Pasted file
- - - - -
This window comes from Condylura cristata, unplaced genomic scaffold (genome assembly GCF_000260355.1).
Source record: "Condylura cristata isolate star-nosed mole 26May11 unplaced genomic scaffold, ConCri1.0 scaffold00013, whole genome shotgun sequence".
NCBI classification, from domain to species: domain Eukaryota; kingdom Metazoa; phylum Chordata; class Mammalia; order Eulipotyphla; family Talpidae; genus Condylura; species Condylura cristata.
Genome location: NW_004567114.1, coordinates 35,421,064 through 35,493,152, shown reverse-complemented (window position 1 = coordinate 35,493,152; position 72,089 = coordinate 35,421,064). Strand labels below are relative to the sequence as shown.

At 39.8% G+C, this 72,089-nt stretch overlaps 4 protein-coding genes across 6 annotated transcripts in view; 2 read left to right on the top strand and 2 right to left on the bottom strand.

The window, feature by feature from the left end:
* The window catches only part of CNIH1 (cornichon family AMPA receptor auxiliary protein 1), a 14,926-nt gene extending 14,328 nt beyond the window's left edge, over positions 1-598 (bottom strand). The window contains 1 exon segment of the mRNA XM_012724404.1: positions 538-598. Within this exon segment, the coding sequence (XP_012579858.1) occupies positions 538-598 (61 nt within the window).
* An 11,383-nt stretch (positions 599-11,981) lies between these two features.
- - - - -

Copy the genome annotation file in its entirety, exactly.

This window comes from Condylura cristata, unplaced genomic scaffold (genome assembly GCF_000260355.1).
Source record: "Condylura cristata isolate star-nosed mole 26May11 unplaced genomic scaffold, ConCri1.0 scaffold00013, whole genome shotgun sequence".
NCBI classification, from domain to species: domain Eukaryota; kingdom Metazoa; phylum Chordata; class Mammalia; order Eulipotyphla; family Talpidae; genus Condylura; species Condylura cristata.
Genome location: NW_004567114.1, coordinates 35,421,064 through 35,493,152, shown reverse-complemented (window position 1 = coordinate 35,493,152; position 72,089 = coordinate 35,421,064). Strand labels below are relative to the sequence as shown.

At 39.8% G+C, this 72,089-nt stretch overlaps 4 protein-coding genes across 6 annotated transcripts in view; 2 read left to right on the top strand and 2 right to left on the bottom strand.

The window, feature by feature from the left end:
* The window catches only part of CNIH1 (cornichon family AMPA receptor auxiliary protein 1), a 14,926-nt gene extending 14,328 nt beyond the window's left edge, over positions 1-598 (bottom strand). The window contains 1 exon segment of the mRNA XM_012724404.1: positions 538-598. Within this exon segment, the coding sequence (XP_012579858.1) occupies positions 538-598 (61 nt within the window).
* An 11,383-nt stretch (positions 599-11,981) lies between these two features.